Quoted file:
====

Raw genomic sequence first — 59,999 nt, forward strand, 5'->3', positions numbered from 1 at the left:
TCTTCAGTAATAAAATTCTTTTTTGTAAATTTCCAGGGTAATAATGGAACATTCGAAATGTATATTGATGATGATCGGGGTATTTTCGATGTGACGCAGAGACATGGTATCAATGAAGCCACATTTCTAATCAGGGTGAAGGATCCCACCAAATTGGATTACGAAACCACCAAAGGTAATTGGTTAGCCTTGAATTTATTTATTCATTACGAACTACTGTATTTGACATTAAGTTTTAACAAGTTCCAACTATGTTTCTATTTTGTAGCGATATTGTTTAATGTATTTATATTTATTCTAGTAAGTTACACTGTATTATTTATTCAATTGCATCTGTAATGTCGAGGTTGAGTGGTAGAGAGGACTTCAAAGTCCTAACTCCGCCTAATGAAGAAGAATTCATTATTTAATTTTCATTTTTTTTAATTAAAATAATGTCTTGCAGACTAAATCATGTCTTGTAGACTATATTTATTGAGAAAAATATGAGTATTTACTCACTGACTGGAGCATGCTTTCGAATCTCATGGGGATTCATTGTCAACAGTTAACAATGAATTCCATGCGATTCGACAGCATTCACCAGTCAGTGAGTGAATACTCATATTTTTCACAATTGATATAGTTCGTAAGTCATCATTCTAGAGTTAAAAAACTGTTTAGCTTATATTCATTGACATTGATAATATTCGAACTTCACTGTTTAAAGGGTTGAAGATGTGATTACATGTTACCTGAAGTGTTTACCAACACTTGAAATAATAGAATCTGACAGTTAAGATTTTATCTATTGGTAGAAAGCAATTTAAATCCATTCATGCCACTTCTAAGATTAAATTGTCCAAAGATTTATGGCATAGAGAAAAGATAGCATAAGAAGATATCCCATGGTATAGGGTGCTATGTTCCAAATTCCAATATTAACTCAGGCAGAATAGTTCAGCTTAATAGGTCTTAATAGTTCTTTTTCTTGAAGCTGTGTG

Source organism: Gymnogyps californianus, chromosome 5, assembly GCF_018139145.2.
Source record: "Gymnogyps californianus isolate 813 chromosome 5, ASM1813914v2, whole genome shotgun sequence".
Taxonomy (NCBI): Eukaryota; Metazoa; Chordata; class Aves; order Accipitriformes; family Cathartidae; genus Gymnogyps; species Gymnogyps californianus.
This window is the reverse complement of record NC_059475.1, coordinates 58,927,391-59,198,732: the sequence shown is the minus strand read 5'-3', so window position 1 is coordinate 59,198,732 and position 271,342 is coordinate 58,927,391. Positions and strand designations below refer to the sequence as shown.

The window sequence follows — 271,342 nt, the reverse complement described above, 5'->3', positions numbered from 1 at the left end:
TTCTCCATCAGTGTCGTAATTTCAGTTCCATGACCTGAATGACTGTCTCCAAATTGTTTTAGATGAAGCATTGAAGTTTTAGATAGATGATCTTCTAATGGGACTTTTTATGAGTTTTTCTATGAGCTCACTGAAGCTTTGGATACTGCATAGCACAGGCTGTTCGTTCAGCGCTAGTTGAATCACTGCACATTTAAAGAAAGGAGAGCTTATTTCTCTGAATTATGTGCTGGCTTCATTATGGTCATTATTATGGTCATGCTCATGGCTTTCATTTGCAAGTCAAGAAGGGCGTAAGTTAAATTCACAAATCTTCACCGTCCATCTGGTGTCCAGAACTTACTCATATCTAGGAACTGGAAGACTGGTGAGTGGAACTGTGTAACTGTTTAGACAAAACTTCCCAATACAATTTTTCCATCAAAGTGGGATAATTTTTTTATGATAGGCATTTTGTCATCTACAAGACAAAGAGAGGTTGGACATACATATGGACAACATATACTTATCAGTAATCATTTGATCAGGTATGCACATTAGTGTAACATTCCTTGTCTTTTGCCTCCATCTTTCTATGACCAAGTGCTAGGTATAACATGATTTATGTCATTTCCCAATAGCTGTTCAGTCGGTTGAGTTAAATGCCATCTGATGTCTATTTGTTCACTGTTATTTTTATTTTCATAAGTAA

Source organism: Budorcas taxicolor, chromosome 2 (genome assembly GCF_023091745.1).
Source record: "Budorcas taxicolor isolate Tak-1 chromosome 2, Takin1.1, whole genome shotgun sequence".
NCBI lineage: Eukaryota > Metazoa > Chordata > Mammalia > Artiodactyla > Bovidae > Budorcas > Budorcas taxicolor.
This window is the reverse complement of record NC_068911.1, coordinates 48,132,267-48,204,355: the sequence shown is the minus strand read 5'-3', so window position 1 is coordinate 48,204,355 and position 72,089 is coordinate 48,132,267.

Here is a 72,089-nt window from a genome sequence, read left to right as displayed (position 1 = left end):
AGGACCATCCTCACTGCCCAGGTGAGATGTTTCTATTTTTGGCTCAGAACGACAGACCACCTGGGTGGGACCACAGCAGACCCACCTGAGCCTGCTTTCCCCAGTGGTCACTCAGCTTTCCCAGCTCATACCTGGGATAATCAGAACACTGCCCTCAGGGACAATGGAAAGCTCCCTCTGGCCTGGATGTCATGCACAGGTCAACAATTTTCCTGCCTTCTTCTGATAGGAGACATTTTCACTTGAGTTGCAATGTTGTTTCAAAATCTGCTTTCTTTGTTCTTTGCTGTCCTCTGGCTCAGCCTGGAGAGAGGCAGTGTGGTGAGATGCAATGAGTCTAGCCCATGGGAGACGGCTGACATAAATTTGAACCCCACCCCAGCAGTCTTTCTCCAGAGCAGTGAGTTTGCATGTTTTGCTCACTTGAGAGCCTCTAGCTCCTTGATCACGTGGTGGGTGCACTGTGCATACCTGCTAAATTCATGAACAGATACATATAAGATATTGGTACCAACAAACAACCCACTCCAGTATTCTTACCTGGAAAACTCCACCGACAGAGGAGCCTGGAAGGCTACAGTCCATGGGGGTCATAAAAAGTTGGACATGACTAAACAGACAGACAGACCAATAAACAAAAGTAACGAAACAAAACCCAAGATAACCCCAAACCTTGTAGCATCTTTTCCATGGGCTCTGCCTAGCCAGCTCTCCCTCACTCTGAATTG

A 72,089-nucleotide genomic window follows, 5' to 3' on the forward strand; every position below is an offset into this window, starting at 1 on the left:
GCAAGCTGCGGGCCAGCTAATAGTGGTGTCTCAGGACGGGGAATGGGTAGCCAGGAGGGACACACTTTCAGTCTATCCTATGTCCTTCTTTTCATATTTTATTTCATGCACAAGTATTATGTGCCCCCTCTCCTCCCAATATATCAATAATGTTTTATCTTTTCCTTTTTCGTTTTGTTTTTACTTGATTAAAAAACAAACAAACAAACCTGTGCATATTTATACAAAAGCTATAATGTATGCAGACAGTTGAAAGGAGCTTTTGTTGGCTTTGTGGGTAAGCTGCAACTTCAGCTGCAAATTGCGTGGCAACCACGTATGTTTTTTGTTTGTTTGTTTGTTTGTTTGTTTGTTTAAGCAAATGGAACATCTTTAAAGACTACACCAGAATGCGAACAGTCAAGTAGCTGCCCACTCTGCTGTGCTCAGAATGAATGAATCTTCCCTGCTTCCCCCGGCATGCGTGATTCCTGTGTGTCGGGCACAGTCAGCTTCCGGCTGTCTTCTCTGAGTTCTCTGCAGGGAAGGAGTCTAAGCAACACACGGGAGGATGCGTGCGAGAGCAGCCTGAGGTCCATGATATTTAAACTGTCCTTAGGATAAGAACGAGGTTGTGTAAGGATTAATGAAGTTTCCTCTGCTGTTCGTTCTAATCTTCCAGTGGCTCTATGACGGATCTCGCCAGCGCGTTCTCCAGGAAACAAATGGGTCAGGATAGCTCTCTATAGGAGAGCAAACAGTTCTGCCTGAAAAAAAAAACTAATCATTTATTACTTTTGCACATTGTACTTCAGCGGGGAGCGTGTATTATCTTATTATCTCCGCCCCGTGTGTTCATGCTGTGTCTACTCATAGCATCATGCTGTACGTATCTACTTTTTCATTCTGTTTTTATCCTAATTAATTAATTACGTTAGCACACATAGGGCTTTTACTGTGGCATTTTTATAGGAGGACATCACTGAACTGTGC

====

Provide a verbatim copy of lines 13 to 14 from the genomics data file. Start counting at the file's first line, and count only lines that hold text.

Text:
Here is a 72,089-nt window from a genome sequence, read left to right as displayed (position 1 = left end):
AGGACCATCCTCACTGCCCAGGTGAGATGTTTCTATTTTTGGCTCAGAACGACAGACCACCTGGGTGGGACCACAGCAGACCCACCTGAGCCTGCTTTCCCCAGTGGTCACTCAGCTTTCCCAGCTCATACCTGGGATAATCAGAACACTGCCCTCAGGGACAATGGAAAGCTCCCTCTGGCCTGGATGTCATGCACAGGTCAACAATTTTCCTGCCTTCTTCTGATAGGAGACATTTTCACTTGAGTTGCAATGTTGTTTCAAAATCTGCTTTCTTTGTTCTTTGCTGTCCTCTGGCTCAGCCTGGAGAGAGGCAGTGTGGTGAGATGCAATGAGTCTAGCCCATGGGAGACGGCTGACATAAATTTGAACCCCACCCCAGCAGTCTTTCTCCAGAGCAGTGAGTTTGCATGTTTTGCTCACTTGAGAGCCTCTAGCTCCTTGATCACGTGGTGGGTGCACTGTGCATACCTGCTAAATTCATGAACAGATACATATAAGATATTGGTACCAACAAACAACCCACTCCAGTATTCTTACCTGGAAAACTCCACCGACAGAGGAGCCTGGAAGGCTACAGTCCATGGGGGTCATAAAAAGTTGGACATGACTAAACAGACAGACAGACCAATAAACAAAAGTAACGAAACAAAACCCAAGATAACCCCAAACCTTGTAGCATCTTTTCCATGGGCTCTGCCTAGCCAGCTCTCCCTCACTCTGAATTG